The "denials" coming from cloud providers are not much reassurance either. Kerri Catalozzi, speaking for Amazon, said by email that the company "is not participating in PRISM (an NSA program that reportedly has agreements to collect data from nine Internet companies)."

[5 things known and alleged about NSA surveillance]

That is likely true: Amazon was not among the companies listed in a leaked PowerPoint presentation. But nonparticipation in PRISM offers no guarantee that data isn't being collected.

The response was similar from Salesforce.com -- spokesman Chi Hea Cho emailed a statement that, "nothing is more important to salesforce.com than the privacy and security of our customers' data. We are not involved in the PRISM program, and we do not provide any governments with direct access to Salesforce servers."

But "direct access" does not mean no access. As a number of analysts have pointed out, the data could come indirectly to the government, through a third party.

Honan said European companies using services from U.S. Internet companies must now be concerned about whether they are in breach of EU Data Protection laws. Those laws require companies to, "ensure only authorized personnel have access to any personal information of individuals. The fact that U.S. government agencies may be accessing this data could result in many European organizations being unable to satisfy their data protection obligations," he said.

While U.S. cloud providers are not saying if they are having trouble either gaining or holding international customers, Honan said he has talked with cloud providers based in the EU, "and they have told me they have seen an increase in sales inquiries."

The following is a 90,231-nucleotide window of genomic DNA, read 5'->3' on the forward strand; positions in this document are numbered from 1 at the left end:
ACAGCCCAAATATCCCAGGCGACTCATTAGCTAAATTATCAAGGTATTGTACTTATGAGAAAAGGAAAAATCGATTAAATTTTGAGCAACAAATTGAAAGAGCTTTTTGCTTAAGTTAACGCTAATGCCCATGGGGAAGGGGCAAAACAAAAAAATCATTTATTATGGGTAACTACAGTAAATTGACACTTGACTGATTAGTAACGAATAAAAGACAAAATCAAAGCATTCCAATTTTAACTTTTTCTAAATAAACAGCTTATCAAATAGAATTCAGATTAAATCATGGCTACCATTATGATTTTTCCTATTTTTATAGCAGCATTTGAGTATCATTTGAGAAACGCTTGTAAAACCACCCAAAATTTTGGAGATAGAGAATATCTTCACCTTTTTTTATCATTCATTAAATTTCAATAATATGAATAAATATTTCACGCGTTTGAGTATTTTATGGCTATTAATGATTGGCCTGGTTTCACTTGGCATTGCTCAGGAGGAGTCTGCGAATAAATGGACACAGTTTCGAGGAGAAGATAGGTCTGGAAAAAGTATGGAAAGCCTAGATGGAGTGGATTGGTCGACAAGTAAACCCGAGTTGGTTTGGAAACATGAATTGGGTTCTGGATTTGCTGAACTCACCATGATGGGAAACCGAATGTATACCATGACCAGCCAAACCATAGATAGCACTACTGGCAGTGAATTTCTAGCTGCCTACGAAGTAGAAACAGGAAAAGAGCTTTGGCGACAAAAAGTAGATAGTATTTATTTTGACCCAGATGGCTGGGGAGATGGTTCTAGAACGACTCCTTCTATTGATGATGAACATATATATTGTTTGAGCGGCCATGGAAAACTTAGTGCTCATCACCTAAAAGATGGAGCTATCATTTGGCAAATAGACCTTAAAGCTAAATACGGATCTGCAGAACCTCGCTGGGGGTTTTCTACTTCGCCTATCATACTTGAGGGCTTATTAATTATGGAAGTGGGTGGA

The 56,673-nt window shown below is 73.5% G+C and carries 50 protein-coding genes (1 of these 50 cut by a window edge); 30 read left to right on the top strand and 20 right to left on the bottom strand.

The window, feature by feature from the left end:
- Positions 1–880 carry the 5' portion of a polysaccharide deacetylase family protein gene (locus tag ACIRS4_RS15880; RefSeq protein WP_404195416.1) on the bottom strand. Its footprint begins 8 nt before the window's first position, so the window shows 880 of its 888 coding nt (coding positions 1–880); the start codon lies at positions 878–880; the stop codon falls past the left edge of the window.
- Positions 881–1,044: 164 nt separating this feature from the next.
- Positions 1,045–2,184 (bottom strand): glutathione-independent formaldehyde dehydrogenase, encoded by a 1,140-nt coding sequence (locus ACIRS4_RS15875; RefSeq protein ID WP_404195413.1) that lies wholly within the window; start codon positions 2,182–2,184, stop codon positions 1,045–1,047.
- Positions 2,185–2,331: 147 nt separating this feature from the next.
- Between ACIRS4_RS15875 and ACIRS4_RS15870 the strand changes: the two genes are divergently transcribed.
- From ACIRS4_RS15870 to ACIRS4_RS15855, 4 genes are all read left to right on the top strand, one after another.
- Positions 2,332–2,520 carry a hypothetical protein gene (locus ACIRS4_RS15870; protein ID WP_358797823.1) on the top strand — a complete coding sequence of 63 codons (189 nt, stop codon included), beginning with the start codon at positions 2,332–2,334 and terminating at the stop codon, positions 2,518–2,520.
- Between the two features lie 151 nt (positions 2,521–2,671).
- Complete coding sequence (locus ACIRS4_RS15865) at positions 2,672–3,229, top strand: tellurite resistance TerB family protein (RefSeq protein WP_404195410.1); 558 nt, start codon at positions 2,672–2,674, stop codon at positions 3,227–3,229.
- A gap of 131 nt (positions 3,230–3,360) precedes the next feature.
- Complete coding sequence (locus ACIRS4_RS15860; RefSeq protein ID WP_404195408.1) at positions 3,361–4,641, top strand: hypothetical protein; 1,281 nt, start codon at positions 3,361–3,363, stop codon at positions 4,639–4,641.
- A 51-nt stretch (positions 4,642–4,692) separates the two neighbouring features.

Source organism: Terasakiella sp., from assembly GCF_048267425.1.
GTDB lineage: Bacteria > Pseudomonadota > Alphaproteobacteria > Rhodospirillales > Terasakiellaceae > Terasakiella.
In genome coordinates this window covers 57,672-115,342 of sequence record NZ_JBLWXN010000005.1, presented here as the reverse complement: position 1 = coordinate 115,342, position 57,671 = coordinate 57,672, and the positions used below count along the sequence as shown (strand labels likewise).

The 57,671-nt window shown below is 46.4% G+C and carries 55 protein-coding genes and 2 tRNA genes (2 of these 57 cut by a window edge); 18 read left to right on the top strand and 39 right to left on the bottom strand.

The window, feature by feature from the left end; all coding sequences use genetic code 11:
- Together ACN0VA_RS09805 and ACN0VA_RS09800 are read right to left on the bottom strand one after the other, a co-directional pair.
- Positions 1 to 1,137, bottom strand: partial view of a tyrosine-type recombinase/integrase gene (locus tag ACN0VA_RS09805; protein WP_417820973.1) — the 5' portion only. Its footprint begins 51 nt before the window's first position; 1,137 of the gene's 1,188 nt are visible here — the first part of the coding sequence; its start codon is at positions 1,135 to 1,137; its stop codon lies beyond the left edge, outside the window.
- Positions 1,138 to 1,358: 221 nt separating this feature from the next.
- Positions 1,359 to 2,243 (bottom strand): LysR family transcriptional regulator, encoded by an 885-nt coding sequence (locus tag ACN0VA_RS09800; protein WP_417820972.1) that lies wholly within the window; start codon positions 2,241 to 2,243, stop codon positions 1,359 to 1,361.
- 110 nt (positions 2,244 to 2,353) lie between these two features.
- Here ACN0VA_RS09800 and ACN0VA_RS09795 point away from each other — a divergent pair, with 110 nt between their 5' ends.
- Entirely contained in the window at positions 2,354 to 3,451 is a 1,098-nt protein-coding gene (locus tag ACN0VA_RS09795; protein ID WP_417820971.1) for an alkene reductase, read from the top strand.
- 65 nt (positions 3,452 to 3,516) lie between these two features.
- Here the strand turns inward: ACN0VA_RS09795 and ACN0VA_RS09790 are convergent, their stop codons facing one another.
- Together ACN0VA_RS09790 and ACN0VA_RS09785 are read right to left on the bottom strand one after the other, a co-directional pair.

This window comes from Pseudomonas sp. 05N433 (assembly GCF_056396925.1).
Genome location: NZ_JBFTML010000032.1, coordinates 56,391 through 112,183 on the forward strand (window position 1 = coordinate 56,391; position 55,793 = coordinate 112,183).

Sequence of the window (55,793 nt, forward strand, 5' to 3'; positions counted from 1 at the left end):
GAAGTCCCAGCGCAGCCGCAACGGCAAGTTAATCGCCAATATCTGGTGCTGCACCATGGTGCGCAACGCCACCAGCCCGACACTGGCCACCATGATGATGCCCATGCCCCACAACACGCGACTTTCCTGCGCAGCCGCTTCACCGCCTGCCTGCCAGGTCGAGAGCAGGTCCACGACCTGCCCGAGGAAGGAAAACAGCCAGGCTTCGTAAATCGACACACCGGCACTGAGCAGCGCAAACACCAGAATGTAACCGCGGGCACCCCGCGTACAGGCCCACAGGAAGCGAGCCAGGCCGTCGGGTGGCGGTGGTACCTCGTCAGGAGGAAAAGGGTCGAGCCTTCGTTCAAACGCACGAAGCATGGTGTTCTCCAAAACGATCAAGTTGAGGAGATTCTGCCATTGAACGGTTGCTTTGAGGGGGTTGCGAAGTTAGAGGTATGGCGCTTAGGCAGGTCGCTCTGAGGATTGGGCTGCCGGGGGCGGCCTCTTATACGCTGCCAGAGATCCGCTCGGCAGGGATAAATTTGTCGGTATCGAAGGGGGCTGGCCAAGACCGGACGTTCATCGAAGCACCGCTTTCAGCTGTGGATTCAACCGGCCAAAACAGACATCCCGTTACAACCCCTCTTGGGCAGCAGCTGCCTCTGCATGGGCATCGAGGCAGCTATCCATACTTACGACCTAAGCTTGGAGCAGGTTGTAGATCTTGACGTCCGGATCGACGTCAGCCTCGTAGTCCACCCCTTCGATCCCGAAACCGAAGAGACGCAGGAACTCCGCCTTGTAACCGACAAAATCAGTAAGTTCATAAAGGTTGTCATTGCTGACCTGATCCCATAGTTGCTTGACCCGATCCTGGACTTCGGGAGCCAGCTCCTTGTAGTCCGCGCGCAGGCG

Stiennon wrote that there has been a level of distrust for a while.

"Email archiving services such as ProofPoint could not sell to even Canadian customers without building local infrastructure. Even establishing separate data centers in Canada and Europe is not enough to assure customers that their data would forever stay out of the grasp of U.S. intelligence services."

The recent revelations, he said, will only make things more difficult.

In an interview, Stiennon said the only way for U.S. cloud providers to bridge the current trust gap is to, "adjust their delivery model to a zero-trust mode. In this model the provider encrypts everything and does not even have the keys. Those are left to the customer to store and manage."

And that, he noted, will only work for, "pure cloud providers. Google and Facebook have models that need access to that data to tailor ad delivery."

Politically, he said, it will be a very tough sell.

"It would take a rollback of the surveillance state to deflect this avalanche. Once trust is betrayed, it takes a complete reversal of course to get it back. The U.S. would have to become the privacy state, and demonstrate the absence of surveillance."

Honan said he knows U.S. Internet companies have to comply with legal requests for information from the government. But, he said they could reassure their international clients by, "being more transparent regarding the requests they get from the government agencies. As an industry these companies should also consider lobbying the government on how to balance the need of their clients with the security demands of the government."